The Federal Communications Commission has ruled that companies may send a one-time text message to confirm that a subscriber has opted out of receiving text messages without violating the Telephone Consumer Protection Act (TCPA).  In the FCC’s view, if a consumer has consented to receiving text messages and subsequently opts out, the consumer’s prior express consent to receive text messages initially can be reasonably construed to include consent to receive the opt-out confirmation message.  The FCC’s ruling confirms a practice that is endorsed under the Mobile Marketing Association’s best practices guidelines.

The FCC noted that its holding is limited to text messages that “1) merely confirm the consumer’s opt-out request and do not include any marketing or promotional information; and 2) are the only additional message sent to the consumer after receipt of the opt-out request.”  For example, texts that contain promotional materials (such as “your request to opt-out of future messages will be honored but we are offering you a 10% discount on our products”) would likely be deemed impermissible.  The FCC also suggested that entities should send the confirmation text message within five minutes of the consumer’s opt-out request.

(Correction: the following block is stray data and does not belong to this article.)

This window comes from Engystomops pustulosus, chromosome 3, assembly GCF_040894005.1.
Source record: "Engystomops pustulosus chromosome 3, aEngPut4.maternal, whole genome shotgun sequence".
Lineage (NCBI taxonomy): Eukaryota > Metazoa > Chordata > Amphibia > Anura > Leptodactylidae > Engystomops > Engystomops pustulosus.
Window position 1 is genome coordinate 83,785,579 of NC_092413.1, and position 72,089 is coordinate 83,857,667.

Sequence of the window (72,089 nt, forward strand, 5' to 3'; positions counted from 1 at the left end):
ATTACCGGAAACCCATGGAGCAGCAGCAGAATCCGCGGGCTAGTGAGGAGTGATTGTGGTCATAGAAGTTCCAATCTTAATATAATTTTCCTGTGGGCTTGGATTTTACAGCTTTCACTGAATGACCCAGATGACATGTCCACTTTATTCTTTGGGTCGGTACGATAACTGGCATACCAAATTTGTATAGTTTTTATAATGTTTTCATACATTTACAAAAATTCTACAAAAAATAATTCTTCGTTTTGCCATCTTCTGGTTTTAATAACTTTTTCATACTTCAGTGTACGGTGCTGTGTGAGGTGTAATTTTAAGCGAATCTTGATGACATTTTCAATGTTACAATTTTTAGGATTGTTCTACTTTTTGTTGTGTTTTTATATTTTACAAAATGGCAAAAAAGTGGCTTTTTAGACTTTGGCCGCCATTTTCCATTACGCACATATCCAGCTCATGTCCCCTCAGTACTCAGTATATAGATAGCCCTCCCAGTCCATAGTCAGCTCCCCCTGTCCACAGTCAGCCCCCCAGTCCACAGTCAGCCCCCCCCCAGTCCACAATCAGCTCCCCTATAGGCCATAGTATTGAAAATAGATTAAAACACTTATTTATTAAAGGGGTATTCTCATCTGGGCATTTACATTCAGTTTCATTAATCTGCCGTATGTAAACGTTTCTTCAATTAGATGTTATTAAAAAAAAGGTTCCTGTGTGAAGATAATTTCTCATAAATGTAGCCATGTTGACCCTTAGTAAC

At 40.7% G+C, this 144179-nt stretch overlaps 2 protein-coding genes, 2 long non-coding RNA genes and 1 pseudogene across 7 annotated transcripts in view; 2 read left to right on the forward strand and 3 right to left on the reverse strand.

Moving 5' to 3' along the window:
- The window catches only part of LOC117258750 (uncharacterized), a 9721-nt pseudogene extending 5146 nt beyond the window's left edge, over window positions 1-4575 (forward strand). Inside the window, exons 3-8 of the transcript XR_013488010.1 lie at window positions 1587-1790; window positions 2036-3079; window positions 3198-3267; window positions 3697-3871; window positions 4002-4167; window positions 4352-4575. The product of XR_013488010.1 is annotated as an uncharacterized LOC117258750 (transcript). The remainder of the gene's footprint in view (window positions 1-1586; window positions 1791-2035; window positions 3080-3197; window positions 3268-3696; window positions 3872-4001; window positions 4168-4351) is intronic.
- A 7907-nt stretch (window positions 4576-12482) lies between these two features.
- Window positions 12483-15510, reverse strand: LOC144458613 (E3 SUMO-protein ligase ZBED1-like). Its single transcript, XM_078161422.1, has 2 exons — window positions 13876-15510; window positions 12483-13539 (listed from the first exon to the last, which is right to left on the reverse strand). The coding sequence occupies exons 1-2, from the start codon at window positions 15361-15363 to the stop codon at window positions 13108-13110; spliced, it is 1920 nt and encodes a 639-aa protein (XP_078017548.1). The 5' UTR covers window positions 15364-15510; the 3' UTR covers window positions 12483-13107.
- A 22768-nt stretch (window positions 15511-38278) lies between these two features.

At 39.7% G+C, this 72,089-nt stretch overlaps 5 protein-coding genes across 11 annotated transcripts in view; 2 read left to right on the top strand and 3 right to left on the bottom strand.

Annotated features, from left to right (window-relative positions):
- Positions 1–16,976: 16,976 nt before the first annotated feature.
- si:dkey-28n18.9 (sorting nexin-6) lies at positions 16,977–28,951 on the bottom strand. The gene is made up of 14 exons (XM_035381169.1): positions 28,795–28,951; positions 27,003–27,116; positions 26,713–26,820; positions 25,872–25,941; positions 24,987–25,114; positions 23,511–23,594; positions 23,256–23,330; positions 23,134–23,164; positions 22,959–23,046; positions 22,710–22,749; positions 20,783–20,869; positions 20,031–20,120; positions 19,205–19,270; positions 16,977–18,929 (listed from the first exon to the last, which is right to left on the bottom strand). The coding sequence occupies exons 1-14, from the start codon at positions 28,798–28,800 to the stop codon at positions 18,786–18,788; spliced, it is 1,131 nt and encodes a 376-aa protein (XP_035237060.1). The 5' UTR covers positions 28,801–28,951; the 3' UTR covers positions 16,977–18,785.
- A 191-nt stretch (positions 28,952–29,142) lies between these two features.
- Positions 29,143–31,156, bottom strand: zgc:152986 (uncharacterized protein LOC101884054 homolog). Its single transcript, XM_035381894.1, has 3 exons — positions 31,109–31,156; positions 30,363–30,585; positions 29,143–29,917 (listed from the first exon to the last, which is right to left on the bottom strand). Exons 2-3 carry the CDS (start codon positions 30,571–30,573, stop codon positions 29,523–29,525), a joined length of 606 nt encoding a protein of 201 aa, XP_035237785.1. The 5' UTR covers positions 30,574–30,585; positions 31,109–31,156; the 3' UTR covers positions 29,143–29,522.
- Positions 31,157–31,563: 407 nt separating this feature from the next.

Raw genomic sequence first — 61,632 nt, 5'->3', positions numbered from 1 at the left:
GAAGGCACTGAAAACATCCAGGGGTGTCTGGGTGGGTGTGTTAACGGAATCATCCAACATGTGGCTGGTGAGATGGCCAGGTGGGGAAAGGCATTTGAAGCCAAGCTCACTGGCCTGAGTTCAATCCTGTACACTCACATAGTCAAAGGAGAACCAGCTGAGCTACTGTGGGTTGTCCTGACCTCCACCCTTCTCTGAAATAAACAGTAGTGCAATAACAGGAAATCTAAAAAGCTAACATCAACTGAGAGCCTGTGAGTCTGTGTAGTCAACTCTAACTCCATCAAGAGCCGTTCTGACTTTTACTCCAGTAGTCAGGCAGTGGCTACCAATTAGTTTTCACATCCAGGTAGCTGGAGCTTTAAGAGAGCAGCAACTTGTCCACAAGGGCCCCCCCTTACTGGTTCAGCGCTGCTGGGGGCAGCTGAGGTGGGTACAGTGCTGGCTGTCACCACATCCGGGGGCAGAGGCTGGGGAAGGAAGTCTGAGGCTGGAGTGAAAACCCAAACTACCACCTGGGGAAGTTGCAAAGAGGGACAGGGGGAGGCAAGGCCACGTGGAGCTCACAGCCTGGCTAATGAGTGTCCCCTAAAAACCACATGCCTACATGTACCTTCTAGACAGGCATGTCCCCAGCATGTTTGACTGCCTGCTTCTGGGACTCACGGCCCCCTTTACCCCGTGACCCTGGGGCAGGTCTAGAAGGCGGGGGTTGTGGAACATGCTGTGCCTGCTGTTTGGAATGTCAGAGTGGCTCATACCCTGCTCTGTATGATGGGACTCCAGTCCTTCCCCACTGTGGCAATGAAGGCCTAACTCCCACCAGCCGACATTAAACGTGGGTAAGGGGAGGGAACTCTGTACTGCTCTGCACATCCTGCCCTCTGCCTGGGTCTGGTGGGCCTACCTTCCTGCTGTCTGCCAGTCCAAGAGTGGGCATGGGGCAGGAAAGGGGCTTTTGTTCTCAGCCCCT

The accompanying statement by Commissioner Ajit Pai expressed hope that the FCC’s order would “end the litigation that has punished some companies for doing the right thing, as well as the threat of litigation that has deterred others from adopting a sound marketing practice.”  Indeed, last month a federal district court in California granted summary judgment for Citibank on this issue, holding that “imposition of liability under the TCPA for a single, confirmatory text message would constitute an impermissibly absurd and unforeseen result.”